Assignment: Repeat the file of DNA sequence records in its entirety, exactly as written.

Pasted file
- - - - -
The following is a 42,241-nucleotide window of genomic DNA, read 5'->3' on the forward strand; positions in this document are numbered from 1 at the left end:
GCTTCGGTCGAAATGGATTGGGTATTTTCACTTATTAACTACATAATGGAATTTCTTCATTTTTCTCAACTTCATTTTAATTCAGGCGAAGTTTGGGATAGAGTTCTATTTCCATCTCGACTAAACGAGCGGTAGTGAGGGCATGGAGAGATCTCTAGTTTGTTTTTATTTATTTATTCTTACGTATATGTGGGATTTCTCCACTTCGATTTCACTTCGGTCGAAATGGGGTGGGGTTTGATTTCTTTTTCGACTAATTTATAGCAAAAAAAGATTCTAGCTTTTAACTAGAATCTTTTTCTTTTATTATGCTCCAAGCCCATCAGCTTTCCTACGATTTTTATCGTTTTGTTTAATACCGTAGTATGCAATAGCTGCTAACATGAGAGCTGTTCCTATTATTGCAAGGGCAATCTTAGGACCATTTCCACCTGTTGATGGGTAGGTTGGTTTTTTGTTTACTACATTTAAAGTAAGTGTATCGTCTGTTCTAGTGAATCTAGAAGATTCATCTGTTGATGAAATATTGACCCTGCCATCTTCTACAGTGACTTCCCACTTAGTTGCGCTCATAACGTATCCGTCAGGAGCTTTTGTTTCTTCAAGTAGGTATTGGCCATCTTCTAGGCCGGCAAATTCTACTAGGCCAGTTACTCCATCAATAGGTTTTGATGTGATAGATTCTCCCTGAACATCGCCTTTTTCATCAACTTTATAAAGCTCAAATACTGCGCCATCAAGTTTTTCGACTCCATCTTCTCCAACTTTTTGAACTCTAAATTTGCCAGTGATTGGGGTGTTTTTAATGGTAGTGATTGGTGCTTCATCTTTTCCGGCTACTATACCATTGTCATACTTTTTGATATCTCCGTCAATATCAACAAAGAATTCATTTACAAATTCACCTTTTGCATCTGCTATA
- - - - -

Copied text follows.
The following is a 42,241-nucleotide window of genomic DNA, read 5'->3' on the forward strand; positions in this document are numbered from 1 at the left end:
GCTTCGGTCGAAATGGATTGGGTATTTTCACTTATTAACTACATAATGGAATTTCTTCATTTTTCTCAACTTCATTTTAATTCAGGCGAAGTTTGGGATAGAGTTCTATTTCCATCTCGACTAAACGAGCGGTAGTGAGGGCATGGAGAGATCTCTAGTTTGTTTTTATTTATTTATTCTTACGTATATGTGGGATTTCTCCACTTCGATTTCACTTCGGTCGAAATGGGGTGGGGTTTGATTTCTTTTTCGACTAATTTATAGCAAAAAAAGATTCTAGCTTTTAACTAGAATCTTTTTCTTTTATTATGCTCCAAGCCCATCAGCTTTCCTACGATTTTTATCGTTTTGTTTAATACCGTAGTATGCAATAGCTGCTAACATGAGAGCTGTTCCTATTATTGCAAGGGCAATCTTAGGACCATTTCCACCTGTTGATGGGTAGGTTGGTTTTTTGTTTACTACATTTAAAGTAAGTGTATCGTCTGTTCTAGTGAATCTAGAAGATTCATCTGTTGATGAAATATTGACCCTGCCATCTTCTACAGTGACTTCCCACTTAGTTGCGCTCATAACGTATCCGTCAGGAGCTTTTGTTTCTTCAAGTAGGTATTGGCCATCTTCTAGGCCGGCAAATTCTACTAGGCCAGTTACTCCATCAATAGGTTTTGATGTGATAGATTCTCCCTGAACATCGCCTTTTTCATCAACTTTATAAAGCTCAAATACTGCGCCATCAAGTTTTTCGACTCCATCTTCTCCAACTTTTTGAACTCTAAATTTGCCAGTGATTGGGGTGTTTTTAATGGTAGTGATTGGTGCTTCATCTTTTCCGGCTACTATACCATTGTCATACTTTTTGATATCTCCGTCAATATCAACAAAGAATTCATTTACAAATTCACCTTTTGCATCTGCTATA